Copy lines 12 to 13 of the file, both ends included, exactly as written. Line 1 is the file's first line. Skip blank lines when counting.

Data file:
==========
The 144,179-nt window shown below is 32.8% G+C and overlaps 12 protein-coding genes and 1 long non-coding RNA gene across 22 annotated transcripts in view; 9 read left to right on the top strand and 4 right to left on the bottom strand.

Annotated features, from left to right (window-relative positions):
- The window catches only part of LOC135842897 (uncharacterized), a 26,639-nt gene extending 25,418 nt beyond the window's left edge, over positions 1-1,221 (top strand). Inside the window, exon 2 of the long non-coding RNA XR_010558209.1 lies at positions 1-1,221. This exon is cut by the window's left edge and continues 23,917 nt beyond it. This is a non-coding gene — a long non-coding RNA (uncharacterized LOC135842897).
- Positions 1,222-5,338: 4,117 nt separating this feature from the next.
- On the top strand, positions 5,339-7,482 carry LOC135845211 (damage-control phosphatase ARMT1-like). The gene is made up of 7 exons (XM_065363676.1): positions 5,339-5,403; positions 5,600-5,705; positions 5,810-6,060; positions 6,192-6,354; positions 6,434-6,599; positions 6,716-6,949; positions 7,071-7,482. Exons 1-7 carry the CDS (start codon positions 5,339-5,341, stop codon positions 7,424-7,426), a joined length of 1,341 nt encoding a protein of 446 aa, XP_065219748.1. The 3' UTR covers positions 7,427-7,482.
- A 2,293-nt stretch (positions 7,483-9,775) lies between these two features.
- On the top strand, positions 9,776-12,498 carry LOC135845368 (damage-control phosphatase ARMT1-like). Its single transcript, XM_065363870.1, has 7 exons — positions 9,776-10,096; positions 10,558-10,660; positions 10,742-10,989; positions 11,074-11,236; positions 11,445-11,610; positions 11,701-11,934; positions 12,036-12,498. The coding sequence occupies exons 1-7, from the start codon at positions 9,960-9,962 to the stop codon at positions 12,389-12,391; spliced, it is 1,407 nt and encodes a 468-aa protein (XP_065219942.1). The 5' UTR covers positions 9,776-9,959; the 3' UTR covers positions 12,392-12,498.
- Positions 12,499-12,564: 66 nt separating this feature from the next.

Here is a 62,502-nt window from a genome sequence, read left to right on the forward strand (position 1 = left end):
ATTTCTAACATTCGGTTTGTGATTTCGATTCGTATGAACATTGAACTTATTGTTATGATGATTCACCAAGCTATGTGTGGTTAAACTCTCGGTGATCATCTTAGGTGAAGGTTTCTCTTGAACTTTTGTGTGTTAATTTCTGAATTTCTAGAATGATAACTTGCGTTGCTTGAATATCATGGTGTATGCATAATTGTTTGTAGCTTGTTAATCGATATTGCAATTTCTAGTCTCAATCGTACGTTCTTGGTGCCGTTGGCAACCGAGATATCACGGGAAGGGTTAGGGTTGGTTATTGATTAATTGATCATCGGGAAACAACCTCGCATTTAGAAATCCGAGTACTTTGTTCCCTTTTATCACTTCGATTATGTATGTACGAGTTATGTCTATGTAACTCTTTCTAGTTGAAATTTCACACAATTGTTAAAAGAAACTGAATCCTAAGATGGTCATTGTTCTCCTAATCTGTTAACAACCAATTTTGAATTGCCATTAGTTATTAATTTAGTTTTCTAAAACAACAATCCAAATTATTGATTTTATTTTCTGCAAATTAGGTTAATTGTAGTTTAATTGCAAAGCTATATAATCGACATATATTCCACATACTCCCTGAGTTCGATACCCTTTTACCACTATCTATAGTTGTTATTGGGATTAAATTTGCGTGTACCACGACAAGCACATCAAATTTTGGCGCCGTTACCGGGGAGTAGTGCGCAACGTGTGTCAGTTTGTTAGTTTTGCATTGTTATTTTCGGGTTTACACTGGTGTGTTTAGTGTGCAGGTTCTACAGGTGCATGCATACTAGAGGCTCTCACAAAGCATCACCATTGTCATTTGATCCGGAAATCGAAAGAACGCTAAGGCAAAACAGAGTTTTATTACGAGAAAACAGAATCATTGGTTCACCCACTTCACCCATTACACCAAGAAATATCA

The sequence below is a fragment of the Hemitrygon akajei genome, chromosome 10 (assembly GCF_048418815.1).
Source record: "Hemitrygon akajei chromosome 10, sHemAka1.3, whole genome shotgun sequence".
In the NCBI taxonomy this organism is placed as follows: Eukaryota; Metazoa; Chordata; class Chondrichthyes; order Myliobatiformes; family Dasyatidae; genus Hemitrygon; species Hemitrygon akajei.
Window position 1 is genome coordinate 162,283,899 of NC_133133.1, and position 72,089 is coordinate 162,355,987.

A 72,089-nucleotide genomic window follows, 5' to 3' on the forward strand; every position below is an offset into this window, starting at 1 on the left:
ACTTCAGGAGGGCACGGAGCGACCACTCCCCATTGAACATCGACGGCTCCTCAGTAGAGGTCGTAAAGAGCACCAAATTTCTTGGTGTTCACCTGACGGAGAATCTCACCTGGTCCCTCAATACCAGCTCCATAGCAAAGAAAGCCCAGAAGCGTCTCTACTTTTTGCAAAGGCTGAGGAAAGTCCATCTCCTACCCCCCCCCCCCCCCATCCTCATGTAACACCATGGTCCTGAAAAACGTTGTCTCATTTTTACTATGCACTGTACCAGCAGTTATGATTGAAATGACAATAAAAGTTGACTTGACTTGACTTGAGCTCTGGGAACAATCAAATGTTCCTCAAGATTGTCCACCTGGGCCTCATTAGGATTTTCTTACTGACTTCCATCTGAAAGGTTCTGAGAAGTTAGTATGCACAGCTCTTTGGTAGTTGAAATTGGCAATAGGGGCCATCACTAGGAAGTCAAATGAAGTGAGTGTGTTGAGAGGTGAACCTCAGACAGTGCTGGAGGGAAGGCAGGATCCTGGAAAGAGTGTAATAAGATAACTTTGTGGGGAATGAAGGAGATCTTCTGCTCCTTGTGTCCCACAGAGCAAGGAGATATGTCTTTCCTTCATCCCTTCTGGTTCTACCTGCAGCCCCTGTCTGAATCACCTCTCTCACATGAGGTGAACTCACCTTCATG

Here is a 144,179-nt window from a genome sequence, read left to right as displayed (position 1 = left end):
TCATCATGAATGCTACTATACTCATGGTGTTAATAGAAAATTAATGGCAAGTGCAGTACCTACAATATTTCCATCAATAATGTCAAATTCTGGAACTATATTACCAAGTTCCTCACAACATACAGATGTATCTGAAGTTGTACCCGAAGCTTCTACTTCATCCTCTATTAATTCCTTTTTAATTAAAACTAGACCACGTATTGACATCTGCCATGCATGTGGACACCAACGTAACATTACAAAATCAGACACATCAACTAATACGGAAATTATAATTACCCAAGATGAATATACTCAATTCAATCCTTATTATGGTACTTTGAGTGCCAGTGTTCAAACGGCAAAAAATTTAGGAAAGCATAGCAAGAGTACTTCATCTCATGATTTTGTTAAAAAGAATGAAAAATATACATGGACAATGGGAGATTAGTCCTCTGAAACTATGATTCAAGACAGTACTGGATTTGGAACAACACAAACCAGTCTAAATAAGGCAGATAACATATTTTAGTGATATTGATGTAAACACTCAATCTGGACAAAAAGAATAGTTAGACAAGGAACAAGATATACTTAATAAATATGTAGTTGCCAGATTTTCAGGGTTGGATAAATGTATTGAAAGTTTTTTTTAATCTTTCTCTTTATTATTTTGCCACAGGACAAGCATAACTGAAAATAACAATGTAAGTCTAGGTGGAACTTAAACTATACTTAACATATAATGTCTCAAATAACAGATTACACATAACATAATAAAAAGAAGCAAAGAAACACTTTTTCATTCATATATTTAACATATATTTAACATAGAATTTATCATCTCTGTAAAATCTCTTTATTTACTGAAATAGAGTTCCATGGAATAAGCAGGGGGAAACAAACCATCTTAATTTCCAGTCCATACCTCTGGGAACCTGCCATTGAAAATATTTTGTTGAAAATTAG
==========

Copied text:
Source record: "Hemitrygon akajei chromosome 10, sHemAka1.3, whole genome shotgun sequence".
In the NCBI taxonomy this organism is placed as follows: Eukaryota; Metazoa; Chordata; class Chondrichthyes; order Myliobatiformes; family Dasyatidae; genus Hemitrygon; species Hemitrygon akajei.